Big Blue is Still a Buy

10/29/2013 7:00 am EST

Focus: TECHNOLOGY

John Buckingham

Editor, The Prudent Speculator

Valuations are not as inexpensive as they were one or two years ago, so we are being more selective in awaiting new opportunities. We like to say that there will always be another bus to come along so we can be patient, suggests value expert John Buckingham, editor of The Prudent Speculator.

We remain enthusiastic about the long-term prospects of our broadly diversified portfolios, even as we are operating with a bit higher cash than usual.

One name that we would not hesitate to buy today is International Business Machines (IBM), as Big Blue was feeling blue following the beating shares of the technology giant suffered in the wake of its Q3 numbers.

Incredibly, IBM actually managed to beat EPS estimates by three cents when it posted third quarter earnings of $3.99 per share, but the problem for many investors was that the top-line came in at just $23.7 billion, compared to projections of $24.7 billion.

IBM CEO Ginni Rometty stated, “In the third-quarter we continued to expand operating margins and increased earnings per share, but fell short on revenue.”

Rometty explained, “Where we had identified high growth opportunities and pursued them aggressively—cloud, mobile, business analytics, and security—we continued to show strong growth. This underscores our strategy to continuously transform the company to high value. We are maintaining our view for the full year and remain confident in our ability to achieve at least $20 operating EPS in 2015.”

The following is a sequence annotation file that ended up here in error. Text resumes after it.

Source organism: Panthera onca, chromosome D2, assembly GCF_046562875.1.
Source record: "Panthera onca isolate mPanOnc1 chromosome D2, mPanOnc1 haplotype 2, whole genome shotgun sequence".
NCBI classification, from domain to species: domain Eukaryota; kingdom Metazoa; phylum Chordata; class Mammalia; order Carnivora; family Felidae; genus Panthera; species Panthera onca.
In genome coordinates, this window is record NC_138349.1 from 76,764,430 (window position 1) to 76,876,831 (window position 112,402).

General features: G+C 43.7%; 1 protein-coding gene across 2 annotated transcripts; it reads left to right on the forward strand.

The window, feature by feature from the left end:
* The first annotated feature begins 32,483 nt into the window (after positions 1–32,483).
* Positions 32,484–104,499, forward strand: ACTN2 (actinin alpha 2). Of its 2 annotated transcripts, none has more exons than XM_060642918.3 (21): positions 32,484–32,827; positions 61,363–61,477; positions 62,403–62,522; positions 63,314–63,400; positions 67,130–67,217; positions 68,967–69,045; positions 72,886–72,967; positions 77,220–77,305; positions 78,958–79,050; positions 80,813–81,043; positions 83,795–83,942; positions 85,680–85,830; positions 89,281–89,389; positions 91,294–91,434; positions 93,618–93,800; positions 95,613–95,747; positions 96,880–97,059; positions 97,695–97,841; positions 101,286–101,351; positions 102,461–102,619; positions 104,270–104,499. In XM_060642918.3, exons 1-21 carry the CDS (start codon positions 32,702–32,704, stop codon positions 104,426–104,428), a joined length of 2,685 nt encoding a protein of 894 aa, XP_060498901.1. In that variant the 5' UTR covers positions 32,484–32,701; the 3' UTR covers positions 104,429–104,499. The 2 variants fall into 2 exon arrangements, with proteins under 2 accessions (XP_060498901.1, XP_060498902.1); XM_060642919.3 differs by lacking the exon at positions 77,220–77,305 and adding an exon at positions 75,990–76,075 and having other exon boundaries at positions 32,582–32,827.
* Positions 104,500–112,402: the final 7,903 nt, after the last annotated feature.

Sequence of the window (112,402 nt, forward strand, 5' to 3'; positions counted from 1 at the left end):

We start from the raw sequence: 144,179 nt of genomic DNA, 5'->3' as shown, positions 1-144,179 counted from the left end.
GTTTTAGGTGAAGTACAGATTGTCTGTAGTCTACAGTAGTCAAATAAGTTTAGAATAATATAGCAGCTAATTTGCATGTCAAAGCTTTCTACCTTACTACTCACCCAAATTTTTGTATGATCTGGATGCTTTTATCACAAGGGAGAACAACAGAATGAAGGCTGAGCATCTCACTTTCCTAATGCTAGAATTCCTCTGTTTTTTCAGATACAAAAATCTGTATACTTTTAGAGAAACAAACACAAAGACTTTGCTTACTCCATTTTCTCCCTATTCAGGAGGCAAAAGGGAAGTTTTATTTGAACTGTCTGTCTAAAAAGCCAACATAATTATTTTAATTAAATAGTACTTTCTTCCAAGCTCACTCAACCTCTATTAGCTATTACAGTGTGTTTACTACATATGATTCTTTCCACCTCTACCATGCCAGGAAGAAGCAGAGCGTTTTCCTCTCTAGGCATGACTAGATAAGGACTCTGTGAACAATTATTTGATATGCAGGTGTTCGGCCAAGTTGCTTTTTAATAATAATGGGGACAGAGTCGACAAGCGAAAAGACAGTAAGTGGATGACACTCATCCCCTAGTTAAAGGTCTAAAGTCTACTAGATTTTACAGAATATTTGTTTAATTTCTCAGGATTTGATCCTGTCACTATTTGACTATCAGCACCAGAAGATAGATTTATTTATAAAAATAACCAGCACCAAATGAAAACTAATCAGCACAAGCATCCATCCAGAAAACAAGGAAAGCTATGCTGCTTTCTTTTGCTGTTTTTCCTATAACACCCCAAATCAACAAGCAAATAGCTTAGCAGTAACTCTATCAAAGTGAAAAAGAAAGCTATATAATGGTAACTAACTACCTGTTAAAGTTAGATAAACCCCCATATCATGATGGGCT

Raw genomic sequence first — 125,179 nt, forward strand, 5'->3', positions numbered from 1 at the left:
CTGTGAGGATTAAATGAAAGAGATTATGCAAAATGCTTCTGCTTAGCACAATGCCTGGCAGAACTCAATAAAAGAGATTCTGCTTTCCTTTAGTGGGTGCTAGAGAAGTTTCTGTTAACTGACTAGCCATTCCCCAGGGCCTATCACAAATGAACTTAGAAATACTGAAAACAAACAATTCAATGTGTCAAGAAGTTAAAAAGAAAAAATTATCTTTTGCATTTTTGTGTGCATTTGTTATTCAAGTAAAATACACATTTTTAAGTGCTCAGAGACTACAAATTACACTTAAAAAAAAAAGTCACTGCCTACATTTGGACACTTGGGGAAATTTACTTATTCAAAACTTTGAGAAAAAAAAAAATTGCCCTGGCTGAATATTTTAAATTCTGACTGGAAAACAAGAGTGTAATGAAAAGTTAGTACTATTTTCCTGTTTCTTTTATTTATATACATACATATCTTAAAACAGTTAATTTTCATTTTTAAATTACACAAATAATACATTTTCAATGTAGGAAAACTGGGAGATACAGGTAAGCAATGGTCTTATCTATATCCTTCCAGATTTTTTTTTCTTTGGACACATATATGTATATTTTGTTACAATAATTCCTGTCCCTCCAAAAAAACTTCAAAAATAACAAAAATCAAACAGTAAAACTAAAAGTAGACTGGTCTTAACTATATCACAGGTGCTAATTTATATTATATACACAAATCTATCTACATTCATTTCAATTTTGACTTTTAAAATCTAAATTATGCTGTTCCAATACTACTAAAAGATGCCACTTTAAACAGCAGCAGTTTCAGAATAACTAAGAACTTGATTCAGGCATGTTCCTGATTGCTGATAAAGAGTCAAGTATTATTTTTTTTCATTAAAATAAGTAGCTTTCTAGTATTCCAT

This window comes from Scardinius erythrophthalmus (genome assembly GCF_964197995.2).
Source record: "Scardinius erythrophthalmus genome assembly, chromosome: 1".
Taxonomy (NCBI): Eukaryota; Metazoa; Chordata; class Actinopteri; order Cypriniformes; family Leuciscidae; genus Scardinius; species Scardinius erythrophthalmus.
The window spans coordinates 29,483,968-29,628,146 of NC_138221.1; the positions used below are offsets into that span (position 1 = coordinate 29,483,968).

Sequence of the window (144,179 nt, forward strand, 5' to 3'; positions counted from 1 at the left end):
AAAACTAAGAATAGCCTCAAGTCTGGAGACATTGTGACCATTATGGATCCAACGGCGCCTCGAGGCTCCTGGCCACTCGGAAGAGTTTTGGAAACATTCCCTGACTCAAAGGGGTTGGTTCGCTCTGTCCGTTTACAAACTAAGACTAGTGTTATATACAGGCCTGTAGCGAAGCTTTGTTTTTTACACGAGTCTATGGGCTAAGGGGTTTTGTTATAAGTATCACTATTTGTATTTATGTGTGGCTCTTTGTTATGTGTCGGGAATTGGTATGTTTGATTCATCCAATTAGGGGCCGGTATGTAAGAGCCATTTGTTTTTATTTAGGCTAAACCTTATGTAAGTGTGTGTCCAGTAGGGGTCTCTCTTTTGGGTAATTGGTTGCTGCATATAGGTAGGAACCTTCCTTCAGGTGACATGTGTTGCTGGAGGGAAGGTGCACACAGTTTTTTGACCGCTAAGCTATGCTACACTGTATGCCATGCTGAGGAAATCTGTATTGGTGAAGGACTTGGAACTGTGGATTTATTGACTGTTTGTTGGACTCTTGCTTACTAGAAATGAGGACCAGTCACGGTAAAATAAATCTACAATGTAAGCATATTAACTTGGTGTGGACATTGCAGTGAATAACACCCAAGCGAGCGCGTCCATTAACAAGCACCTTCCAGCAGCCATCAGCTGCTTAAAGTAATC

In our view, IBM has shown no reason that that 2015 earnings objective won't be achieved, which suggests to us that the shares represent great value today, trading south of $175, while yielding 2.2%.

Of course, we would prefer to see a return to robust revenue growth for IBM and other companies, but we remain impressed with how well Corporate America has navigated a lousy domestic and global economic climate.

It's true that cost-cutting, stock buybacks, efficiency improvements, and market-share gains and acquisitions have their limits, but corporate profits are at record highs, even with all of the headwinds. Just imagine what could happen if some of those winds cease to blow, or better still, if a tailwind develops.

After all, despite all of the concerns facing the US and international economies, Standard & Poor's, as of October 17, is still expecting S&P 500 (SPX) bottoms-up operating earnings per share to climb to $107.52 this year, from $96.82 in 2012.

S&P also looks for profits to jump again next year to $121.46. We would expect stocks to post handsome gains if earnings even approach the 2014 projection.

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